It’s an interesting time in Don Brodie’s life. He’s fit, active both physically and mentally, loves his wife Joan, his family and his home. He is quite content where he is at.
However, he’s also 82 years old on a farm on Airport Line, living in a great, big house that is run almost entirely off grid. He still chops his own wood and the pair travels all over visiting family.
It’s that darn number. It creates pressure to think about the dreaded next phase of life: retirement.
Don is NOT looking forward to it but his age tells him he must consider it. He’s practical, of course. He has sold the farm to the son who lives next door with the agreement he and Joan get to live in their home for another five years. The problem is, he’s not ready yet. He doesn’t want to go.
I learned these things on a wet, windy day when I visited their gorgeous stone home on Airport Line. Having met at a meeting a year prior, I’d told Don and Joan they would make a good story. As we sit in their spacious sitting room, we discuss ideologies as the pair share the wisdom of eight decades of living.
Originally from Chatham, Don studied agriculture at Ridgetown in 1953. He married, had a family and in 1961, moved to Airport Line in Huron County.
“Land was half price compared to Chatham and it was white bean country,” is how Don explains the move.
Crops were going well and he hoped to get into chickens but the financing didn’t pan out. He decided to raise beef cattle instead. The old bank barn allowed him to finish 100 head at a time, twice a year.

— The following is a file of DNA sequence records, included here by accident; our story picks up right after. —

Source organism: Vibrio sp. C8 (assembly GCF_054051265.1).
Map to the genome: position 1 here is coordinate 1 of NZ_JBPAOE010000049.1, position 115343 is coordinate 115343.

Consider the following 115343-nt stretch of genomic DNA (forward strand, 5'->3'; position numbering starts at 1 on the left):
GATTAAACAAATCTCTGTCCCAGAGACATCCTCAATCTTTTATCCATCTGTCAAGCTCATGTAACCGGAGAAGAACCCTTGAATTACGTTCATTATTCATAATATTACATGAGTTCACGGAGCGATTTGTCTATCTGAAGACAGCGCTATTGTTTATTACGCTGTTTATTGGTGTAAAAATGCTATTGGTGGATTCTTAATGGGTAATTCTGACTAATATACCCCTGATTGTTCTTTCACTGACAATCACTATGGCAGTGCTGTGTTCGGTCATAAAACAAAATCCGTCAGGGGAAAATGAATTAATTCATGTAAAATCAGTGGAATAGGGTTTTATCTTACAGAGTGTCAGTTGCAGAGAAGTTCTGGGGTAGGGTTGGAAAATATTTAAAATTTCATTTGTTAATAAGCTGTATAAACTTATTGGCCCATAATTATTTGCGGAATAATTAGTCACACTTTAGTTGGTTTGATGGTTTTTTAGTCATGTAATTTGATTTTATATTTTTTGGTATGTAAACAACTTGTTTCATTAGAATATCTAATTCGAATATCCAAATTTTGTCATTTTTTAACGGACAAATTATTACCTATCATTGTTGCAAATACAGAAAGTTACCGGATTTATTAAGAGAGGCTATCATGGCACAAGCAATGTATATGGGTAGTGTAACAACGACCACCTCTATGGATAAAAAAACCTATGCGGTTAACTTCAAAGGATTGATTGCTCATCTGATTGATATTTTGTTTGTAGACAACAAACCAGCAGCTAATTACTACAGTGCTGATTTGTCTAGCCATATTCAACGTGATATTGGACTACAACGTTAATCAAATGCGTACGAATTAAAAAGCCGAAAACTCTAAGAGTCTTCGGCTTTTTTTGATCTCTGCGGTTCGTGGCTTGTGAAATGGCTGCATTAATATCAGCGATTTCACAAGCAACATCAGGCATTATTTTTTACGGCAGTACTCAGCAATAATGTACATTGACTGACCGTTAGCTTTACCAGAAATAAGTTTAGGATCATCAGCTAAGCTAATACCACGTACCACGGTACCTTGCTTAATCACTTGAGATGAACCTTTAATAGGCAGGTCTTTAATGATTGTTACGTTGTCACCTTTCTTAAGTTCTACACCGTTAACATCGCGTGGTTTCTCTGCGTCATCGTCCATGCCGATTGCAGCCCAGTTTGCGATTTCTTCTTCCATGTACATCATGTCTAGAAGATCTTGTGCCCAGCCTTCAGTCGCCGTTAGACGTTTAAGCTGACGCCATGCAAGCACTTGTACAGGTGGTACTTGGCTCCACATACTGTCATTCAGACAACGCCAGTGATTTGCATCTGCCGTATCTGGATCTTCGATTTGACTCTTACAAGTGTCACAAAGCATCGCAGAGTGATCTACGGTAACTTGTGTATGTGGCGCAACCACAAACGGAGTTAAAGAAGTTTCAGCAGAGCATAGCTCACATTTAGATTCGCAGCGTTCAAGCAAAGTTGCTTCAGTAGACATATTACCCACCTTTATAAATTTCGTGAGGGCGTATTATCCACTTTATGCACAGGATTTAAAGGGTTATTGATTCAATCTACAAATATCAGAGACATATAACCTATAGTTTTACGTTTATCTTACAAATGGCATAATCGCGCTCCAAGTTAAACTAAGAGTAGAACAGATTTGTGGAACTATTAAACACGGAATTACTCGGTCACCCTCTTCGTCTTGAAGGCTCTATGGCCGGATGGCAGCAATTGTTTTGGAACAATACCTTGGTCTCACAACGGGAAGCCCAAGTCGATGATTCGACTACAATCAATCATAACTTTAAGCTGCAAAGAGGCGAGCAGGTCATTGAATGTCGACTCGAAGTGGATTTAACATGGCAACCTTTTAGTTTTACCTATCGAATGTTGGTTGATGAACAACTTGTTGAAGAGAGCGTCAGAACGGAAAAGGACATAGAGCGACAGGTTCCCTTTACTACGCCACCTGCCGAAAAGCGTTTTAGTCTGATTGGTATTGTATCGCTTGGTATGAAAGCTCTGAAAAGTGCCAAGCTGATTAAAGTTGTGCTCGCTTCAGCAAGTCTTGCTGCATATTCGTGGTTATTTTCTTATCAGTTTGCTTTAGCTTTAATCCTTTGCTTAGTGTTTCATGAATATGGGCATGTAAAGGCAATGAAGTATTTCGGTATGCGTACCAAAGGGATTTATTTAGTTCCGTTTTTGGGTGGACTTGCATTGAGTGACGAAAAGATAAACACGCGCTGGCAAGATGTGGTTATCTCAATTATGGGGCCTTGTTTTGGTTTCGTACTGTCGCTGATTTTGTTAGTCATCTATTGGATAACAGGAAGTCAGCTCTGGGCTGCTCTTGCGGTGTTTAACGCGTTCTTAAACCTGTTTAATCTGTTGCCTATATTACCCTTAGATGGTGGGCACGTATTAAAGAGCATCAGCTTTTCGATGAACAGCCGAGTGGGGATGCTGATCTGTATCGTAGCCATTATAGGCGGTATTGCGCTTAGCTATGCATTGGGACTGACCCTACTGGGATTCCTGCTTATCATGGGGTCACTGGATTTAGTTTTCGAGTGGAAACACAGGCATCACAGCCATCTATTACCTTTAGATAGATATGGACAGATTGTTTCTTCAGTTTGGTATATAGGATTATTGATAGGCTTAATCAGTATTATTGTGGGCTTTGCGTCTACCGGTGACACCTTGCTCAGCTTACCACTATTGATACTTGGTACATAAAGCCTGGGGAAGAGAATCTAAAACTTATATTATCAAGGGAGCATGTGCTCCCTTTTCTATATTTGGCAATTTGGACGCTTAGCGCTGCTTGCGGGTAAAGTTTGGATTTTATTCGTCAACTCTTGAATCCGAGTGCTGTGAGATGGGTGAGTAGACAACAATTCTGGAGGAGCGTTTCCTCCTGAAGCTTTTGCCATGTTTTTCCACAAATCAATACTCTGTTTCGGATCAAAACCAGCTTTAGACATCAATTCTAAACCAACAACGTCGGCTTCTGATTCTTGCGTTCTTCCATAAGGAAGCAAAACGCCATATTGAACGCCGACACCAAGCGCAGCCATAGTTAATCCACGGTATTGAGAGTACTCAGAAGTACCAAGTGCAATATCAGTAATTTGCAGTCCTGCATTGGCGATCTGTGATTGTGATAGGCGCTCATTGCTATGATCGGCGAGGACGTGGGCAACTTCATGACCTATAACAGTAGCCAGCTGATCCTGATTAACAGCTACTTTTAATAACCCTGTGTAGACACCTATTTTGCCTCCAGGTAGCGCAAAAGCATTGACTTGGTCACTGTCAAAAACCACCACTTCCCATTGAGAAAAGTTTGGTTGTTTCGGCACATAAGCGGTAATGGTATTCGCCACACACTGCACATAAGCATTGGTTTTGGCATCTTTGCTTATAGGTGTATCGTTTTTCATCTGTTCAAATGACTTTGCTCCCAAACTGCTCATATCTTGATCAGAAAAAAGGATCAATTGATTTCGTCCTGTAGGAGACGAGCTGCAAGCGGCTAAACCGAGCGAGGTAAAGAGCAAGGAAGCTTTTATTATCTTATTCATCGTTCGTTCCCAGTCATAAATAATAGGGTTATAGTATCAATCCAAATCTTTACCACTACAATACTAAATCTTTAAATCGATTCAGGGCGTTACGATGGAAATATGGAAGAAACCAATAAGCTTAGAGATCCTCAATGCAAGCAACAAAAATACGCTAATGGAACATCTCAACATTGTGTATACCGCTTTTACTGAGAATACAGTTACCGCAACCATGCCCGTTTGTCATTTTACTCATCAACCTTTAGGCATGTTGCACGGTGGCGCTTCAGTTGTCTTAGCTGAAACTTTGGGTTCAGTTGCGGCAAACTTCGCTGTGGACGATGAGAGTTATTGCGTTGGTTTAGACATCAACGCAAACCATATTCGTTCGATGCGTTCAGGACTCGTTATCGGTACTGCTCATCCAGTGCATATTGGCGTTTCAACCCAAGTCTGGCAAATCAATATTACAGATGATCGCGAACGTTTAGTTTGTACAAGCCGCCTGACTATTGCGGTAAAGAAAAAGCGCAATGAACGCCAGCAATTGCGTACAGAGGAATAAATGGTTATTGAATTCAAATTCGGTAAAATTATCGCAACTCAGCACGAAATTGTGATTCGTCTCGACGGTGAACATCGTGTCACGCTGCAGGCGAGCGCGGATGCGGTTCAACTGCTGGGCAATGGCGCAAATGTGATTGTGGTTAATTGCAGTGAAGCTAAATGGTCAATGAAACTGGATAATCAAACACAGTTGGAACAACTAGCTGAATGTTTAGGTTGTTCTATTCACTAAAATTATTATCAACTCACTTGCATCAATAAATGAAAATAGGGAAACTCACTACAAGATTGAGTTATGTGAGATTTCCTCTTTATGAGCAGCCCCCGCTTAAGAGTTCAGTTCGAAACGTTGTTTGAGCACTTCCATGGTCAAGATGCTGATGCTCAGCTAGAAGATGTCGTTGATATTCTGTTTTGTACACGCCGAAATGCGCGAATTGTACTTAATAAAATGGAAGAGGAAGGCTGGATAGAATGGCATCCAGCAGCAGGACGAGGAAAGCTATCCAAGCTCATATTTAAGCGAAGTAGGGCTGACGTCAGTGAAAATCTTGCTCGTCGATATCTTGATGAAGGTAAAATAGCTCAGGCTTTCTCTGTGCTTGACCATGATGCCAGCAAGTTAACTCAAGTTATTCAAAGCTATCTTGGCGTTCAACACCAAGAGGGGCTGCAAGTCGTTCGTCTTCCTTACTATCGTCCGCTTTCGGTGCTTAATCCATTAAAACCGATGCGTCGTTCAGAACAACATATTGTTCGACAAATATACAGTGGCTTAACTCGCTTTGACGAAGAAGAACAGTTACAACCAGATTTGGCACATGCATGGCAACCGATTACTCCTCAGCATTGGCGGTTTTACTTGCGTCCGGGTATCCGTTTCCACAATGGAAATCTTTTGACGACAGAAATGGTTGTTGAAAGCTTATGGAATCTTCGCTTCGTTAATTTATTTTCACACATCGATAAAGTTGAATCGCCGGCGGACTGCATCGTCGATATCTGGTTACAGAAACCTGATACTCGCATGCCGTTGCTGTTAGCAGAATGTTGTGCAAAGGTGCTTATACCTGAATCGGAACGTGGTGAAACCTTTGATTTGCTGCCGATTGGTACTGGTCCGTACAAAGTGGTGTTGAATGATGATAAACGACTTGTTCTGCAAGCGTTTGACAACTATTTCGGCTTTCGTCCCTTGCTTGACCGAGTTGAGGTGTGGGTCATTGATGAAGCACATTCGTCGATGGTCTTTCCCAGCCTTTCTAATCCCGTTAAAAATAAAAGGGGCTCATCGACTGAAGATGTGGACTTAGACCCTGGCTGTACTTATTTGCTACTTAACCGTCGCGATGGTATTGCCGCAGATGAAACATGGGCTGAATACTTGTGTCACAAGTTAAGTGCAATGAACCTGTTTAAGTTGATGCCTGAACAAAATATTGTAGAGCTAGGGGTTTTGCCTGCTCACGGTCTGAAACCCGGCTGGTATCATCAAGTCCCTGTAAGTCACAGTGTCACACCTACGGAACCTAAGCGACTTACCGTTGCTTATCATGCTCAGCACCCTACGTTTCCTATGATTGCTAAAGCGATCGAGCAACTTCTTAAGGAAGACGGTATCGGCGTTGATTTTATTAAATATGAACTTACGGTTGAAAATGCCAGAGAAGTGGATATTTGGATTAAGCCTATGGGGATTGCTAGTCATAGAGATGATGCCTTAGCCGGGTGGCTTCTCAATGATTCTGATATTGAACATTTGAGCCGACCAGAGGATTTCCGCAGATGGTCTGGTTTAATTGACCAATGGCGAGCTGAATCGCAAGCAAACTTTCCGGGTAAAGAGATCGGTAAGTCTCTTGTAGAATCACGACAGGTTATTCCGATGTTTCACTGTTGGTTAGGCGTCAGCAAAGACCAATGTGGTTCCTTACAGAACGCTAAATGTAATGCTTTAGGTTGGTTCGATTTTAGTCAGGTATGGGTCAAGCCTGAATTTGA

More farms were purchased, business was going well, but a difficult divorce changed the pattern of life again. Don married Joan, who was also divorced with children, and the couple moved to Bayfield with an intention to retire early and remodel the entire home.
The home did get redone but Don found he was at the farm daily, helping his son run the business.
Finances being what they were in the 1980s, Don took an off-farm job as a carpenter with Wayne Stirling to make extra money. The skills he learned at this job enabled him to do much of the work on a grand addition to the stone house he and Joan decided to live in once Don realized retirement definitely wasn’t for him.
The renovation took two years and included relocating a shop to the home farm next door. The old summer kitchen on the house was moved to the bush and the new addition including a double garage with a FROG (family room on garage) was designed with the help of Walter Stirling. Don was able to complete most of the inside work himself. This gave the couple space for their large, combined family of children and grandchildren. Between them they have 21 grandchildren and 10 great grand children.
They moved in when renovations were complete in the spring of 2000, keeping the old stone walls as part of the decor in the new addition.
“I like having something around that is older than me,” says Joan, also in her 80s, a retired school teacher who spent most of her career at Huron Centennial school.
She had great admiration for her husband’s work ethic and his handy skills. It’s hard to determine where she is at on the retirement scale but there’s a sense she is more ready than he is. She’s okay with that. Joan has an active life. Their home features a stunning kitchen combining an old fireplace with modern appliances where she is content to cook and serve meals to friends and family.
What makes this renovation more interesting is that Don had reached a point in his life where he resented paying hydro bills. “I wanted to be self-sufficient. No more monthly bills for heat and hydro,” says Don. “The 1980s did that to me. It was money going out and nothing coming in. Things were tough.”
Off-grid seemed an ideal solution and essentially, the couple is. Technically, they are not. They kept the hydro connection to save costs for the next owners who can choose their own source of power.
For Don and Joan, the choice of energy generation was windmills, solar panels and an outdoor wood furnace.
It was a process.
With a keen interest in windmills, Don bought a how-to book from Huron County eco-entrepreneur Bob Budd and built a brake drum turbine using a brake drum from an old Ford truck.
“It worked but I never put it up because it was so heavy, it would have required a very strong tower,” says Don.